Clinical Oral Implants Research is a journal of dentistry that deals with mainly with tooth implants, and it has recently published a very interesting find. Nearly a third of patients waiting for dental implants believed some serious misinformation regarding dental implants. Here are some of the most common bits of confusion.
Dental implants need less care than real teeth
Dental implants are inserted into the oral cavity and thus need at least as much attention and care as regular teeth. Although they do not decay and cannot cause pain and do not get infected, the periodontium surrounding it is still yours, and needs up keep and care. Aside from this, the implantologist needs to look at the dental implants from time to time to make sure that everything is in order, they do not need to be replaced and that they are being loaded properly. This means you will still need to go to your half year check-ups, even if you have dental implants.
Dental implants can be had by anyone, regardless of medical history
Certain medical conditions, like diabetes, haemophilia, osteoporosis and other systemic diseases and bone ailments make it impossible, or extremely undesirable to use dental implants. In many cases, the dentist cannot guarantee the success of the procedure, or placing a dental implant in the given conditions would be in violation of the Hippocratic oath. With the latter, the placement of dental implants would not only be unethical, it would also technically be illegal as well.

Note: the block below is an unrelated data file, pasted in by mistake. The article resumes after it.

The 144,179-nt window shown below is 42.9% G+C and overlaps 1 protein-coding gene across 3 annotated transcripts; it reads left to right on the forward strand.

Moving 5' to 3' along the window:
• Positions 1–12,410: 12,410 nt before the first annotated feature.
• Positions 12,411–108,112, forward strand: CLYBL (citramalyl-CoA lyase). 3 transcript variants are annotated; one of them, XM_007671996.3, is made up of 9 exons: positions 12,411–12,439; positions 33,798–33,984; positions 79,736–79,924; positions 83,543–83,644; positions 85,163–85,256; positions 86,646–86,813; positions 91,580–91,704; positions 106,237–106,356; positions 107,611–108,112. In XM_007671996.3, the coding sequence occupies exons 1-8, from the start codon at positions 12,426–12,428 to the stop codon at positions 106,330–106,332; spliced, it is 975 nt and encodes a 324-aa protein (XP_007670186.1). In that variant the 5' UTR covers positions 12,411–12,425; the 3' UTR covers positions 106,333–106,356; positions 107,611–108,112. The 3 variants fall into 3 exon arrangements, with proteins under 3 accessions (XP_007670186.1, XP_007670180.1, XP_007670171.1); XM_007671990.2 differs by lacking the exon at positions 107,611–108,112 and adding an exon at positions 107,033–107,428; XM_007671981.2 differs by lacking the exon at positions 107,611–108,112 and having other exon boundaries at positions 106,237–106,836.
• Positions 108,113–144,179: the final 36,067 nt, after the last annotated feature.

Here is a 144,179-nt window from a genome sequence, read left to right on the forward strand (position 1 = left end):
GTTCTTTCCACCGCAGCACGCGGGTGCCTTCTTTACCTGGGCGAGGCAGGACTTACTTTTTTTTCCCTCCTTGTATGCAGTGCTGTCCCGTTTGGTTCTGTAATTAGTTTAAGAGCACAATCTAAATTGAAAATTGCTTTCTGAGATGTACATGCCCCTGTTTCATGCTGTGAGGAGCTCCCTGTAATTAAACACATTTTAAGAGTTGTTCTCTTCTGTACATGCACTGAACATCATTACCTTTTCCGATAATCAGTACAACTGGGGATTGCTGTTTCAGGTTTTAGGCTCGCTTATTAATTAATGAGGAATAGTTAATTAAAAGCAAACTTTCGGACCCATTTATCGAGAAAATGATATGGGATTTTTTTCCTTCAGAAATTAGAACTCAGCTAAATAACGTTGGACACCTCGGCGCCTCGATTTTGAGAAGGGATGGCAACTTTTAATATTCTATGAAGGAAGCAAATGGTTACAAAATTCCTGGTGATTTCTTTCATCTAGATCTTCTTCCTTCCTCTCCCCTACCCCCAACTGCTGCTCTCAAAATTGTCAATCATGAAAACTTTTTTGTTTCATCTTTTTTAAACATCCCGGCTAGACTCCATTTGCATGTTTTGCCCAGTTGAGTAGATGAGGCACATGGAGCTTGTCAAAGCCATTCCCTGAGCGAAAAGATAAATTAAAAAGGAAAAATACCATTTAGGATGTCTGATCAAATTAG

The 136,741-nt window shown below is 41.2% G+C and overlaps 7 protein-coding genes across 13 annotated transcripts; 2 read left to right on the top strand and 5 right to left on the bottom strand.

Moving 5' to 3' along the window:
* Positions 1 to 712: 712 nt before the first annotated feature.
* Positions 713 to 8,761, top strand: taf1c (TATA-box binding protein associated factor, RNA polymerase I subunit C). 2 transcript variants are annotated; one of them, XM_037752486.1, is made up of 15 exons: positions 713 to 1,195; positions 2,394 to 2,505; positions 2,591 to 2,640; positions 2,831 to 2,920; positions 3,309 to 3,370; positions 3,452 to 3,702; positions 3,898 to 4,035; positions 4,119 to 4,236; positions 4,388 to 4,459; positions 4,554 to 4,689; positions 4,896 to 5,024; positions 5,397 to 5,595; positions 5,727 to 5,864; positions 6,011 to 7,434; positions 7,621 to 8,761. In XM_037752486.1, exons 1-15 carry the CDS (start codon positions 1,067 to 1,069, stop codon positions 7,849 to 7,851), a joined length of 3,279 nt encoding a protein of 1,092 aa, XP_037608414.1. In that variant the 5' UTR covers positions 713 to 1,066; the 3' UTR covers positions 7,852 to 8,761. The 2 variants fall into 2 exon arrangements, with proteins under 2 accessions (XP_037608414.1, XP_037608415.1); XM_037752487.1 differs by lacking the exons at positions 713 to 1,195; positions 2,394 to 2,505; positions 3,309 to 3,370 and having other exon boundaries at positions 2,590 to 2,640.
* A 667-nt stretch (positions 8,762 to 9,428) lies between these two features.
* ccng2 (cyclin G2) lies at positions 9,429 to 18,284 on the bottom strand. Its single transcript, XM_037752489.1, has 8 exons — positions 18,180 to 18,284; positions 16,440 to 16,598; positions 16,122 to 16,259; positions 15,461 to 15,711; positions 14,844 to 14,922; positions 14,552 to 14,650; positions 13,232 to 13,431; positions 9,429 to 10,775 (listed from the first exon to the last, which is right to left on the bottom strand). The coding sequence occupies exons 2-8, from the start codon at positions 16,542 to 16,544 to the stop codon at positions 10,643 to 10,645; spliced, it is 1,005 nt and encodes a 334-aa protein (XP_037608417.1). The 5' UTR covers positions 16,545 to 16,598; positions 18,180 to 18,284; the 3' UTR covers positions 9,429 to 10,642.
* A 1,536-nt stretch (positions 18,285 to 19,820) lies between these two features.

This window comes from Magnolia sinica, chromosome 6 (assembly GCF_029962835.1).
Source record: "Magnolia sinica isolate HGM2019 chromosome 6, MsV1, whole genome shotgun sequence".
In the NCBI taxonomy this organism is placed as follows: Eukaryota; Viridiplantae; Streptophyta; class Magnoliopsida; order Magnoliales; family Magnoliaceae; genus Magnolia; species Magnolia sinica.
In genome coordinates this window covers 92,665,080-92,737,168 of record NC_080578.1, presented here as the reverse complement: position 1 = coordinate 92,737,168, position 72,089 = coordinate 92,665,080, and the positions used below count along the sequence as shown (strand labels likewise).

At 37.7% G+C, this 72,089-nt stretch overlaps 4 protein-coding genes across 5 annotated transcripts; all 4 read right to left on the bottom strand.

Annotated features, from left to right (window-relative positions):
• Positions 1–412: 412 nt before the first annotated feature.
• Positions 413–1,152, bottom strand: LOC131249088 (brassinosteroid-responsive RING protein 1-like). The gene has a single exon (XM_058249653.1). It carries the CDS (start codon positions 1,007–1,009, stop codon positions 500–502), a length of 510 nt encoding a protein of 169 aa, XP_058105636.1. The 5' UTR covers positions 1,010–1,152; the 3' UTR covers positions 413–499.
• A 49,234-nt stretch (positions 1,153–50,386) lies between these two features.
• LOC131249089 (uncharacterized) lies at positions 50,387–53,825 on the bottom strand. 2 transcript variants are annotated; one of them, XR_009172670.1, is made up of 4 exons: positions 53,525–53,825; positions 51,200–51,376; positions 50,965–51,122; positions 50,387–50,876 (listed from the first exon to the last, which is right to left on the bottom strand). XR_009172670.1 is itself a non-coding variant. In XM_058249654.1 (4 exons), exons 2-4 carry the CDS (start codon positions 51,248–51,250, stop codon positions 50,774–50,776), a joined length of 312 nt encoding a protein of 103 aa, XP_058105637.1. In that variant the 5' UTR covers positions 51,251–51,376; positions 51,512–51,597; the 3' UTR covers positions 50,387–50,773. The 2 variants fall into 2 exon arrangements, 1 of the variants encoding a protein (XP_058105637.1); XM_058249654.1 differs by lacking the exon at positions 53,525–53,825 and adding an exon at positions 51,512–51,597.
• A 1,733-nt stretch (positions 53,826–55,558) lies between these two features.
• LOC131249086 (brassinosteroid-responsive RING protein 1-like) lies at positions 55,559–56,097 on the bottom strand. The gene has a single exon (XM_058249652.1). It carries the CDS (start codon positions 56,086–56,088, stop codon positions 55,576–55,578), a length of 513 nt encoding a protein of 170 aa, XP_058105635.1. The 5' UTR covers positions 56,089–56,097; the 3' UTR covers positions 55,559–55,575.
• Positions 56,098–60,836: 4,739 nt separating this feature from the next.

Dental implants carry no risk of complications
Dental implantation is a facet of oral surgery. Like all surgery, oral surgery is invasive, and like all surgery, it carries the risk of possible side effects or complications. These come from the very slight to the quite grave, but can usually be fixed with a correcting procedure, a bit of painkillers or a course of antibiotics. It is important to know what side effects can be expected and how long they should last to be able to spot any irregularities that may occur.
Dental implantation happens while the patient “is under”
It is almost never medically necessary to perform surgery while the patient is under general anaesthesia, or “is under”. The patient is almost always conscious and the dental implants are placed into the jawbone under local anaesthetic. Most dental practices do not have the equipment or the licence necessary to perform anaesthesiology, and do not take on cases where this may be necessary. Such procedures are frequently performed in hopsitals instead.